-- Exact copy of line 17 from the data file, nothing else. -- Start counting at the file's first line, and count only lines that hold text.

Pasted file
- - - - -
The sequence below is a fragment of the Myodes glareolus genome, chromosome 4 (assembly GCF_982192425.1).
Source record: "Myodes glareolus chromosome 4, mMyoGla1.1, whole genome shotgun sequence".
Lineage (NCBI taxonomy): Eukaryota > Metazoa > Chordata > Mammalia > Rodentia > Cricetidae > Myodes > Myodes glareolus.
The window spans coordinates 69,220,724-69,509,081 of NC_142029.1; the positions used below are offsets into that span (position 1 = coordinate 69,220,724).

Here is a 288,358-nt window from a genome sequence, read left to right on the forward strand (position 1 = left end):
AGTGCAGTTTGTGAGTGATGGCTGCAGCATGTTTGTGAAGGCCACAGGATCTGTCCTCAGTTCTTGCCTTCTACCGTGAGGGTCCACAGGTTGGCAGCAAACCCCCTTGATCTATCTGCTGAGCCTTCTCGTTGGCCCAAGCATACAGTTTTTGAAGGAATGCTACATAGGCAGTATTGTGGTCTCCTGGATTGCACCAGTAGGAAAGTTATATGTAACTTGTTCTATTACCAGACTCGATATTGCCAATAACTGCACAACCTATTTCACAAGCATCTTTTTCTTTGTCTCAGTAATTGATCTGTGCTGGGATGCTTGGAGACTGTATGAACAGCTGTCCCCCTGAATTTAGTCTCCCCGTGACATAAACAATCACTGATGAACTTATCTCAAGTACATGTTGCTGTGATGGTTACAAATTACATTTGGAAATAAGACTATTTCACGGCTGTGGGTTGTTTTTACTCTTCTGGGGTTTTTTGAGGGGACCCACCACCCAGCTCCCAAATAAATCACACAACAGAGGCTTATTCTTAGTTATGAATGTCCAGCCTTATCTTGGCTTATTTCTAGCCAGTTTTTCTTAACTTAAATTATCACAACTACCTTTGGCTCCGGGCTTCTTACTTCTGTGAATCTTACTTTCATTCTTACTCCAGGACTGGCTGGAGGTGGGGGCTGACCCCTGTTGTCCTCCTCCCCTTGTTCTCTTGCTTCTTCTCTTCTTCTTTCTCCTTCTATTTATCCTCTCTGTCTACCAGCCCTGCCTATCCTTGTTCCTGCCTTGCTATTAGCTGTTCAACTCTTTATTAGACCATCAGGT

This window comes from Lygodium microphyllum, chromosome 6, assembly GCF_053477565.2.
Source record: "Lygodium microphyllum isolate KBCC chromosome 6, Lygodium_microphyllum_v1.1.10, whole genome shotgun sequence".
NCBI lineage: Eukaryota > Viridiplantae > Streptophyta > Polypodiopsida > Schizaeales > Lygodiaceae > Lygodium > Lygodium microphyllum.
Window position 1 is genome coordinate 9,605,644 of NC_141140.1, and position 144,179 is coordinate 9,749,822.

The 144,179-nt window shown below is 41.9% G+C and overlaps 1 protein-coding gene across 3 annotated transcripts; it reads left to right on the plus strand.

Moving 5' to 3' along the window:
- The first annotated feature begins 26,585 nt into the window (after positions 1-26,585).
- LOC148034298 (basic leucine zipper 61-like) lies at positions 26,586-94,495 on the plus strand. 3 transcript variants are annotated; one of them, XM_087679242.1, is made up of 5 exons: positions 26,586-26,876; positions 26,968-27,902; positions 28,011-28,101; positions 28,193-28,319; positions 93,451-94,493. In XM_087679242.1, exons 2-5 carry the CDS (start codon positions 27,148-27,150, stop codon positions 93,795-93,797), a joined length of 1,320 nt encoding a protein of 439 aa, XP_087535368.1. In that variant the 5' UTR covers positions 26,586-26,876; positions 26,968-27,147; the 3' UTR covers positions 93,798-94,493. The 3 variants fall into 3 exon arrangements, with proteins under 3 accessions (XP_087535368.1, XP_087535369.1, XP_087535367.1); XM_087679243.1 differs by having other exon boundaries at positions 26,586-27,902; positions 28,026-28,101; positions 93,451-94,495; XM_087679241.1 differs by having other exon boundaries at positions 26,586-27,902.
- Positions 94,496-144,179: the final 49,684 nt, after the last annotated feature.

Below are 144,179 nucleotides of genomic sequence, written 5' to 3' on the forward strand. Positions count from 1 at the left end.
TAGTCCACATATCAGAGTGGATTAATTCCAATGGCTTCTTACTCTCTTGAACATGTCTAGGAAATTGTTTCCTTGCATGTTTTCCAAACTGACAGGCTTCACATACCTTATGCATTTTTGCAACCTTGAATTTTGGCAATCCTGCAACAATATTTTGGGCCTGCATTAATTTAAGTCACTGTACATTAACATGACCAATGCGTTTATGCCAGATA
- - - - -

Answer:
TAGTCCACATATCAGAGTGGATTAATTCCAATGGCTTCTTACTCTCTTGAACATGTCTAGGAAATTGTTTCCTTGCATGTTTTCCAAACTGACAGGCTTCACATACCTTATGCATTTTTGCAACCTTGAATTTTGGCAATCCTGCAACAATATTTTGGGCCTGCATTAATTTAAGTCACTGTACATTAACATGACCAATGCGTTTATGCCAGATA